9. I really don't like the imaginative play either - I love me some coloring, or board games, but princesses? no. I was just reading the other day about how mothers are in such a bind in that we are expected to be able to be infantile and childlike one minute, and then adult and in control the next. You've nailed it perfectly - we can be everything!

  10. I never have been able to buy into that imaginative play. On the upside at 10 Abby will play in her room for hours designing the perfect Barbie with a horse life. I think it is even better that you didn't let George snow you. So like a dad to try though :)

  11. So very, very, very wise. I often wonder how come that the same me who used to enjoy imaginative play SO much cannot stand it now. Then again at some point the same me also watched Sesame Street and coloured colouring books for fun. I'm hoping that understanding that you're right on an intellectual level and that this is a much healthier approach than begrudgingly succumbing to imaginative play will prove enough for me. I do not want to keep making guilt-based decisions.

  12. Amen Mama!!!! I think there's another piece to this, as a fellow mom to an only child, our children expect us to be everything to them. If there was a sibling, they would have someone else to torture, even if it meant enduring fighting over what game to play, or who's the queen and who's the princess, WE would not be the Everything. I also dislike imaginative play, mostly because ours involves running around the house and being a burglar or a cop. I always tell him that's why we have a babysitter. And then I encourage him to play on his own. Because there will not be a sibling ;-) And so he needs to learn to play on his own, which I think will be a really important life skill someday. Just like you said!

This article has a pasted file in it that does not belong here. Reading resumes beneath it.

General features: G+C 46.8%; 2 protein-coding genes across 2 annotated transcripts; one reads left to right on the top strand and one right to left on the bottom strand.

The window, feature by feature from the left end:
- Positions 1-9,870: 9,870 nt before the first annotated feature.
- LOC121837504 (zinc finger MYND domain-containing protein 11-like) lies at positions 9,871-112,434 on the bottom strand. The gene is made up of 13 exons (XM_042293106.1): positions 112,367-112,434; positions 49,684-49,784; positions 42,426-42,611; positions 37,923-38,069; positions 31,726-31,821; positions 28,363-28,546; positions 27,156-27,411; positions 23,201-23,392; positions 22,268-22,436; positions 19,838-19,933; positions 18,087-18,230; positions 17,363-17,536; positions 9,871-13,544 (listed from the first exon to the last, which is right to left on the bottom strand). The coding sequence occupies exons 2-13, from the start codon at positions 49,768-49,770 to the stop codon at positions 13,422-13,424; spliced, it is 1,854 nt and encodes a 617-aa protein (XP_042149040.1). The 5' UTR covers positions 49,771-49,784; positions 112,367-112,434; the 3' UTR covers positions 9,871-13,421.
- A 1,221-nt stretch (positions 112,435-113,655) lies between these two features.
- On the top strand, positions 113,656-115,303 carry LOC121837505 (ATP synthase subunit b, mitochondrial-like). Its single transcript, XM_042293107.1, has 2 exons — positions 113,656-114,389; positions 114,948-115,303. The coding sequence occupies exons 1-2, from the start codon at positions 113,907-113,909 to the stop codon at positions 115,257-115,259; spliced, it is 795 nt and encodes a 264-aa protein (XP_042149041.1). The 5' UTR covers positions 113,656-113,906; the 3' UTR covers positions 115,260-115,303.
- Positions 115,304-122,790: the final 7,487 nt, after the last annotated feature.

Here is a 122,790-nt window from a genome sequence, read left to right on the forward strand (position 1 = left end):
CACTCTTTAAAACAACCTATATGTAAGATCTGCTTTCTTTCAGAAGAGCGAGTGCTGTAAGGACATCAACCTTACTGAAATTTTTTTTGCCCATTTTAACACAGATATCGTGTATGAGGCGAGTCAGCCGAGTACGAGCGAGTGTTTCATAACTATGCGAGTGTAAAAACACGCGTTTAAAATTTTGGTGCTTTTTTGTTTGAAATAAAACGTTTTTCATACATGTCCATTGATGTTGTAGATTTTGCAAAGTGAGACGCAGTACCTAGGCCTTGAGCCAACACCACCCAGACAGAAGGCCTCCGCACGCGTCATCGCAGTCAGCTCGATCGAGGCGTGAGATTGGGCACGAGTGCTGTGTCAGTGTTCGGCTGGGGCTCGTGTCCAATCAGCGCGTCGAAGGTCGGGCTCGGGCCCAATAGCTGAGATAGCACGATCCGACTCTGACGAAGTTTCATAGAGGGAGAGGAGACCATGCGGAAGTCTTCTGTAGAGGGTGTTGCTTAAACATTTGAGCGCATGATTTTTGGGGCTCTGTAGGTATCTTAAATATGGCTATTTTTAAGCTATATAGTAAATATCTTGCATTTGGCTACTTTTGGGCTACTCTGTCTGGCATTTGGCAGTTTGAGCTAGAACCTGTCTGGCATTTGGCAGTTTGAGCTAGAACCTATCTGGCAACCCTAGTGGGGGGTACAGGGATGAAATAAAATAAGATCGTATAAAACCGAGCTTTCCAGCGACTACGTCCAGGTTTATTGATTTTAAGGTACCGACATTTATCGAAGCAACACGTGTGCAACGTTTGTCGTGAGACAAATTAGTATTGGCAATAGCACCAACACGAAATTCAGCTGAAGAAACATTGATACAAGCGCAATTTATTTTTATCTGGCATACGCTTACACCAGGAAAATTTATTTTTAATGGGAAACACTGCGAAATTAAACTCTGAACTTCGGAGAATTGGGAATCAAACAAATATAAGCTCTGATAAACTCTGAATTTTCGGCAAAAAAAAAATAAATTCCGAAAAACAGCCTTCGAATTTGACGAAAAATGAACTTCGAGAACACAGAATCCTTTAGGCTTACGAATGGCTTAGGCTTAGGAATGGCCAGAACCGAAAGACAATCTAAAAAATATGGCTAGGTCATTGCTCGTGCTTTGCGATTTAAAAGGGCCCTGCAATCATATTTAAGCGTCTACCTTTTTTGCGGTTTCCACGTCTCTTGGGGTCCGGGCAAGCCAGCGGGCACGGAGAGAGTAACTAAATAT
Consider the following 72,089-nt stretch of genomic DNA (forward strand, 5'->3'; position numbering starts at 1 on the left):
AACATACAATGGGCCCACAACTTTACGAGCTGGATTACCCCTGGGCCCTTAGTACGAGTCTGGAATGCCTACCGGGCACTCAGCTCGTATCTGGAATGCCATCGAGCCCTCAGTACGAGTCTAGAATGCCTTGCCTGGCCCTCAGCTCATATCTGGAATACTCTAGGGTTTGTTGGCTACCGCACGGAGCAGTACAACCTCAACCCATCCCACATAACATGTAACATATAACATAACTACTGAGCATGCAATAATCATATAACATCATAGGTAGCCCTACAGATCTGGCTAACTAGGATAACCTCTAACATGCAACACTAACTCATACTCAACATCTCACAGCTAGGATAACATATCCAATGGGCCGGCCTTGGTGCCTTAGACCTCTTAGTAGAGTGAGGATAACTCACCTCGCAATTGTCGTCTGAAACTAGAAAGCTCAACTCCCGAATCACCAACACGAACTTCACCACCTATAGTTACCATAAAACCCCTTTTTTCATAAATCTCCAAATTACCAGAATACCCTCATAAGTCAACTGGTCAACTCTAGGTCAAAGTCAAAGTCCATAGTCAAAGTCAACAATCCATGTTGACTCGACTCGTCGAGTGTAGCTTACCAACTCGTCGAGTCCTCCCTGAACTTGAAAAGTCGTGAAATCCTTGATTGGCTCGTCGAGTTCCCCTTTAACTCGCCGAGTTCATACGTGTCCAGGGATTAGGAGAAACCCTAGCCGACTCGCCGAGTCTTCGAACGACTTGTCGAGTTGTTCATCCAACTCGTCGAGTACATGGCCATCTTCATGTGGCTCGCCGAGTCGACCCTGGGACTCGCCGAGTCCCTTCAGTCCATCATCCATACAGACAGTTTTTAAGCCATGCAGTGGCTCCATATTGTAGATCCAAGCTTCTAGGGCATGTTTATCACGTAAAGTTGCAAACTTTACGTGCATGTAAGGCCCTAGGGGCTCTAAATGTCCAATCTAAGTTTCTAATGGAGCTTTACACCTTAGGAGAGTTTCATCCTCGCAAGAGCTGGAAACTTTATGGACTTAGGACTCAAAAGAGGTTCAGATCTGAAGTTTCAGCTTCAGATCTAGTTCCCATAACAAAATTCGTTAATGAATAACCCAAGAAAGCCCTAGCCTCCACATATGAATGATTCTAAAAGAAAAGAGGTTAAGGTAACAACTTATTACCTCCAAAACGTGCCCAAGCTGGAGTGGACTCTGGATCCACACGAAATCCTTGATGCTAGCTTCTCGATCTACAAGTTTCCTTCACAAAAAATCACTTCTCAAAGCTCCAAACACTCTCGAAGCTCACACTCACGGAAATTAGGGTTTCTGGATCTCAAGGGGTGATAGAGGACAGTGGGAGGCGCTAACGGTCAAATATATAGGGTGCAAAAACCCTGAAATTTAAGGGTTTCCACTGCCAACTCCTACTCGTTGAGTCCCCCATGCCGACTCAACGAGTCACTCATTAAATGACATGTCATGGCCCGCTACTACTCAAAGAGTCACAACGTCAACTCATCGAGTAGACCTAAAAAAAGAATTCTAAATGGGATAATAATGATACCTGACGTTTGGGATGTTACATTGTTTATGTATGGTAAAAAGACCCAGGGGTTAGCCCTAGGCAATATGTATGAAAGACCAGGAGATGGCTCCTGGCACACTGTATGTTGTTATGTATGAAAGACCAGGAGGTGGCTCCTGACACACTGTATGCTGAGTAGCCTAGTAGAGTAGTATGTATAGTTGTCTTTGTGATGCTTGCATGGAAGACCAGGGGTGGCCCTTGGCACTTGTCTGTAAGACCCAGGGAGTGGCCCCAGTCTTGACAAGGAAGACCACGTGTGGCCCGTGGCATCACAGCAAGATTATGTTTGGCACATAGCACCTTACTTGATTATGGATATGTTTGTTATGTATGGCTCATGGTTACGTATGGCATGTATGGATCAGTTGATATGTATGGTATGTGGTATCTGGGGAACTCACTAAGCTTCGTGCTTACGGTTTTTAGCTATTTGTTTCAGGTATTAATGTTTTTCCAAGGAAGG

13. I can't believe I didn't comment on this. I think I read it from my phone (sorry). I'm SO with you on dividing and conquering - each of us is better at certain things than the other. If your husband is great at imaginative play, let him have it! I do think you're right that it teaches Claire about each of you as people.
    I'm actually okay at imaginative play but only when it's a game I like. You know - one that doesn't involve chasing, or wearing a blanket on my head. So maybe I'm not very okay at it after all. I do wonder when it became a chore though because as a kid, that's all I really did. It's kindof sad that we're not wired to actually enjoy it more as adults. But well, it's boring. ;)

  14. Rachel, this is so me. I have a lot of trouble maintaining focus during imaginative play but I'm outstanding at other things. I'm writing a post about this for April and need to remember this one to link back. Love this.